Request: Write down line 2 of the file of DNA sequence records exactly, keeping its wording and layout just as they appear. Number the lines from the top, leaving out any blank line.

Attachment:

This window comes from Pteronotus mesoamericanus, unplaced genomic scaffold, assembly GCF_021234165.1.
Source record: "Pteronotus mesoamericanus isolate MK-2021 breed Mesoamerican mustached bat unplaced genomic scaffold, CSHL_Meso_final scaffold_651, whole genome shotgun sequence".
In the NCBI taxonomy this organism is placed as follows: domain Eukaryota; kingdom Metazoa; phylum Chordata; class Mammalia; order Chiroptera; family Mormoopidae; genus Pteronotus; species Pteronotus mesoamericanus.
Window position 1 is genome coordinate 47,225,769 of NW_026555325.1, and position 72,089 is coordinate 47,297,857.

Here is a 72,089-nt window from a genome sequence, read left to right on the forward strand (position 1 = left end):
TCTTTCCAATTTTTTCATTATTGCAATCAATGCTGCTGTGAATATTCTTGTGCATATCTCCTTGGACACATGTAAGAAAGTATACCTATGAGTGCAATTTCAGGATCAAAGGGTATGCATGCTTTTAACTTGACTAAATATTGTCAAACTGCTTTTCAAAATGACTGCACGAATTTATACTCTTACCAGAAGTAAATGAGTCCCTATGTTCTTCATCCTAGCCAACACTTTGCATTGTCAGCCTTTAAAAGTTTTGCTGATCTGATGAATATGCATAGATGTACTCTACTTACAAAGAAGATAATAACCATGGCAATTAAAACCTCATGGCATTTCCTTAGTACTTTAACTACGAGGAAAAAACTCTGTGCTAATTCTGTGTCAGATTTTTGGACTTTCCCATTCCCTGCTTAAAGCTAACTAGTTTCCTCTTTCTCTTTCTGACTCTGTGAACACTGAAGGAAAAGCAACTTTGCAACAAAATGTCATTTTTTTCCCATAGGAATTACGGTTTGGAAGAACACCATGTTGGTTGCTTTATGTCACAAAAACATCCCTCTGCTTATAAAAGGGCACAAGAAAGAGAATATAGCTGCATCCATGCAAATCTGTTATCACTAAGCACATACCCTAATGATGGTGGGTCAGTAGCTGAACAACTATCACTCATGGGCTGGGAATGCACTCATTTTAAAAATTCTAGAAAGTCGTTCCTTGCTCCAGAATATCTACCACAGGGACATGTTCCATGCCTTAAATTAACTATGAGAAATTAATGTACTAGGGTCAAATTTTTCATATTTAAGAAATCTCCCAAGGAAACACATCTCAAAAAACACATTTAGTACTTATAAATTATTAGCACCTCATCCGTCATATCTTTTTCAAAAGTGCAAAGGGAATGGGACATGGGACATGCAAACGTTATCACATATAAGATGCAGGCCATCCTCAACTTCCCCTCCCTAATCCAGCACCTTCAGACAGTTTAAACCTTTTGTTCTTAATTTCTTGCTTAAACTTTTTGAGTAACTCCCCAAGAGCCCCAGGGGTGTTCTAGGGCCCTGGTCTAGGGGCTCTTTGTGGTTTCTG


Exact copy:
Source record: "Pteronotus mesoamericanus isolate MK-2021 breed Mesoamerican mustached bat unplaced genomic scaffold, CSHL_Meso_final scaffold_651, whole genome shotgun sequence".